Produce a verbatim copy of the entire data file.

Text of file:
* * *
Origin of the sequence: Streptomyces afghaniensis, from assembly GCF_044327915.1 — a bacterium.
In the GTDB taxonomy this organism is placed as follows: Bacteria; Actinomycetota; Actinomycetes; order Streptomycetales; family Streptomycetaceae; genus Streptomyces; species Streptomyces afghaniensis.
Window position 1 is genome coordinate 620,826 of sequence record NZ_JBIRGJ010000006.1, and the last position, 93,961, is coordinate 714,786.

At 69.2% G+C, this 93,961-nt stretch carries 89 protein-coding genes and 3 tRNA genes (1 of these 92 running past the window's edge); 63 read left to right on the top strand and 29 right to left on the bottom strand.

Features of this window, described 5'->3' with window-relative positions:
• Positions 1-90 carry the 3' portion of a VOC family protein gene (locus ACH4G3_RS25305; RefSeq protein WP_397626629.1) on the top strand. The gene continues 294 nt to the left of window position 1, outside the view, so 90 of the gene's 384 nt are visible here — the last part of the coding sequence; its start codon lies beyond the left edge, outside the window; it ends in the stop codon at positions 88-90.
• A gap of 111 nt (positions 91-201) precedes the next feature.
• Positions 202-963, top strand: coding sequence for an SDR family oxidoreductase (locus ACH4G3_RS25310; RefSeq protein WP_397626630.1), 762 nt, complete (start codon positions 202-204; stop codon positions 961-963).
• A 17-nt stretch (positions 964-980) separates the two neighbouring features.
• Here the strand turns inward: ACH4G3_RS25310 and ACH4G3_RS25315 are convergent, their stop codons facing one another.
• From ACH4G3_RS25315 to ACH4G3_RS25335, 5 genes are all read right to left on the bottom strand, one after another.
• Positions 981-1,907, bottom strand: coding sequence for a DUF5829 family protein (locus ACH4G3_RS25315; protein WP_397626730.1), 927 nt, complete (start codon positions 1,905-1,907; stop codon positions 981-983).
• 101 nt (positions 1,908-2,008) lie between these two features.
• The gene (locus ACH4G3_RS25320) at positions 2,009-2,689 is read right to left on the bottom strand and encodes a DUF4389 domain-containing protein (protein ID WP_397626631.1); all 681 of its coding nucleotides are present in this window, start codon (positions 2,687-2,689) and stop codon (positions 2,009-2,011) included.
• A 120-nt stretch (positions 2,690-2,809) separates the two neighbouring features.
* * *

Origin of the sequence: Streptomyces afghaniensis, from assembly GCF_044327915.1 — a bacterium.
In the GTDB taxonomy this organism is placed as follows: Bacteria; Actinomycetota; Actinomycetes; order Streptomycetales; family Streptomycetaceae; genus Streptomyces; species Streptomyces afghaniensis.
Window position 1 is genome coordinate 620,826 of sequence record NZ_JBIRGJ010000006.1, and the last position, 93,961, is coordinate 714,786.

At 69.2% G+C, this 93,961-nt stretch carries 89 protein-coding genes and 3 tRNA genes (1 of these 92 running past the window's edge); 63 read left to right on the top strand and 29 right to left on the bottom strand.

Features of this window, described 5'->3' with window-relative positions:
• Positions 1-90 carry the 3' portion of a VOC family protein gene (locus ACH4G3_RS25305; RefSeq protein WP_397626629.1) on the top strand. The gene continues 294 nt to the left of window position 1, outside the view, so 90 of the gene's 384 nt are visible here — the last part of the coding sequence; its start codon lies beyond the left edge, outside the window; it ends in the stop codon at positions 88-90.
• A gap of 111 nt (positions 91-201) precedes the next feature.
• Positions 202-963, top strand: coding sequence for an SDR family oxidoreductase (locus ACH4G3_RS25310; RefSeq protein WP_397626630.1), 762 nt, complete (start codon positions 202-204; stop codon positions 961-963).
• A 17-nt stretch (positions 964-980) separates the two neighbouring features.
• Here the strand turns inward: ACH4G3_RS25310 and ACH4G3_RS25315 are convergent, their stop codons facing one another.
• From ACH4G3_RS25315 to ACH4G3_RS25335, 5 genes are all read right to left on the bottom strand, one after another.
• Positions 981-1,907, bottom strand: coding sequence for a DUF5829 family protein (locus ACH4G3_RS25315; protein WP_397626730.1), 927 nt, complete (start codon positions 1,905-1,907; stop codon positions 981-983).
• 101 nt (positions 1,908-2,008) lie between these two features.
• The gene (locus ACH4G3_RS25320) at positions 2,009-2,689 is read right to left on the bottom strand and encodes a DUF4389 domain-containing protein (protein ID WP_397626631.1); all 681 of its coding nucleotides are present in this window, start codon (positions 2,687-2,689) and stop codon (positions 2,009-2,011) included.
• A 120-nt stretch (positions 2,690-2,809) separates the two neighbouring features.